National Geographic News
Husband-and-wife team Monique and Chris Fallows make a living by photographing giant sharks hurtling through the air, as they rocket from the depths to catch seals near the surface.
The phenomenon is best seen near Seal Island, a crowded seal colony near Cape Town, South Africa. There, great whites and other sharks congregate to feed on the pinnipeds.
When seals cross deep water to approach or leave their island sanctuary, the waiting sharks, swimming at depth, hurtle themselves with great strength toward the animals at the surface. The ferocity and momentum of the ascent often results in both predator and prey exploding out of the ocean like a cork from a champagne bottlea moment that the Fallowses have caught on film for magazines, exhibits, and television documentaries seen all over the world.
The Fallowses also lead small tourist groups to Seal Island to witness and photograph the breaching behavior, which they sometimes induce by dragging a decoy of a seal behind a boat. They have gathered much data about the sharks and their behavior, and they say they have dedicated their business and photography to the conservation of these misunderstood and underappreciated predators.
National Geographic News interviewed Chris Fallows about the couple's work and asked him to share tips for amateur divers and photographers.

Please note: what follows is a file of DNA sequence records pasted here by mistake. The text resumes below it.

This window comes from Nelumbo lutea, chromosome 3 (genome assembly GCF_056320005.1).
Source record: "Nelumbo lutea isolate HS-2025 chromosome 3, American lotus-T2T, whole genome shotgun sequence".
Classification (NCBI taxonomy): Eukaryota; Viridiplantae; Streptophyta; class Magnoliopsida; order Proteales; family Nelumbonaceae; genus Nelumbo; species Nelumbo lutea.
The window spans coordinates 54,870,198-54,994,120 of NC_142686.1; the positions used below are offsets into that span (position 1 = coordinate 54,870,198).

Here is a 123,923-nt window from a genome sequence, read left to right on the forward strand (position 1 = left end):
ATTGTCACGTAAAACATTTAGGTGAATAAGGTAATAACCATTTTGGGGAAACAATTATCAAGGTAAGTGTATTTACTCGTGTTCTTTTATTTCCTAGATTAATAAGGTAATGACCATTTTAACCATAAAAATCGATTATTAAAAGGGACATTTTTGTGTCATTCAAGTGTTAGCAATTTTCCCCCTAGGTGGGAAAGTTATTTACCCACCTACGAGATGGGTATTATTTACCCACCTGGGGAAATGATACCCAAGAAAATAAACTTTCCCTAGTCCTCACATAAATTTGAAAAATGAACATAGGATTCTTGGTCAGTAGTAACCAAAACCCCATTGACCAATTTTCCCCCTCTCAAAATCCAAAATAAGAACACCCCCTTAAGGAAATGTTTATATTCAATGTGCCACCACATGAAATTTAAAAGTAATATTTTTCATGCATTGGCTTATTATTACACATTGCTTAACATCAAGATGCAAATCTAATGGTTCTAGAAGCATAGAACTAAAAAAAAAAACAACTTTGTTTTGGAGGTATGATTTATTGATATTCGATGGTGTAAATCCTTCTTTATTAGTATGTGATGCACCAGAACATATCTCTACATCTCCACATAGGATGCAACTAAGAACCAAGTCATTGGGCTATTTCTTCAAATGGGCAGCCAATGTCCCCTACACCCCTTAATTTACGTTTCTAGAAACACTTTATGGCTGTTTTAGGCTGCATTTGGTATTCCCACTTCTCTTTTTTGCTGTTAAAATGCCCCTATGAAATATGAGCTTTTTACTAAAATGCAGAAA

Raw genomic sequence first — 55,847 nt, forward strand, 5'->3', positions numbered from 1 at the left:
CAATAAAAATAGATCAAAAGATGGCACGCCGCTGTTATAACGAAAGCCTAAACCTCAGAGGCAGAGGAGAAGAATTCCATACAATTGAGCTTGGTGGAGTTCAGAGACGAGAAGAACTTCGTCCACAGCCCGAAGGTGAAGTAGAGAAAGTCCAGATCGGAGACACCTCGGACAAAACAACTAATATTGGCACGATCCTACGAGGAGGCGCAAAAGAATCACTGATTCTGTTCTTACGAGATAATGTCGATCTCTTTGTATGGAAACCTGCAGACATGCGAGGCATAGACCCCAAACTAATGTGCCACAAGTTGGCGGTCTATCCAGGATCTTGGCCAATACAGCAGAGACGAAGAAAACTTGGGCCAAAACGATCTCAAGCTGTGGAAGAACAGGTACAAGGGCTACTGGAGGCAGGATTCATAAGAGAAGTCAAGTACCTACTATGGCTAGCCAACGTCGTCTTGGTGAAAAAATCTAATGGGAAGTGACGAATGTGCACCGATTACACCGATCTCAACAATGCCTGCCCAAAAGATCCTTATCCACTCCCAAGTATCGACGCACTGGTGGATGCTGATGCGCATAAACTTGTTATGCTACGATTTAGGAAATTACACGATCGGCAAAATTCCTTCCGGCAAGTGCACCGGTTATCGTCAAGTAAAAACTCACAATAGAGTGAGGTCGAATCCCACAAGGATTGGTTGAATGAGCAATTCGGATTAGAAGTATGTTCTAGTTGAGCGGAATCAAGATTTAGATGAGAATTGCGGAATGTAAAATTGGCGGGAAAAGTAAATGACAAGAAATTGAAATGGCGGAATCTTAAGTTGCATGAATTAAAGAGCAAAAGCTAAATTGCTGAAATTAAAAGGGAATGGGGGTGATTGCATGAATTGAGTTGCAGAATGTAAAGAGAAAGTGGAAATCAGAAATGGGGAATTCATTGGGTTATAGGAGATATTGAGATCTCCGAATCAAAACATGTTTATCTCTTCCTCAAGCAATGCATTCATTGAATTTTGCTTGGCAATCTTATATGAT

Tell us about your work. Who does what job? What do you do with your images?
We run an operation called Apex Images Expeditions that runs trips to see hunting great white sharks, free-dive with mako and blue sharks, and at the end of this, go on guided safaris to some of Africa's greatest parks.
The expeditions allow us to photograph marine and terrestrial animals, and we lead these trips in a way that our guests get to understand and learn more about these animals as well as see their beauty and evolutionary efficiency.
We do not only run trips for those interested in nature but also facilitate various film projects each year, and have worked with National Geographic, Discovery Channel, BBC, and others to produce films such as Smart Sharks, Air Jaws, and Great White, Deep Trouble. This allows us a tremendous opportunity to reach millions on film, where we depict the beauty of the animal and the need for conservation.
Each interaction between shark and seal is viewed from a respectable distance with the dual objective of trying to get the best data and images from each encounter. This is undoubtedly the most intense interaction we are privileged to see, where the sharks and seals are involved in sometimes protracted life-and-death battles less than 20 to 30 meters [65 to 100 feet] from us.
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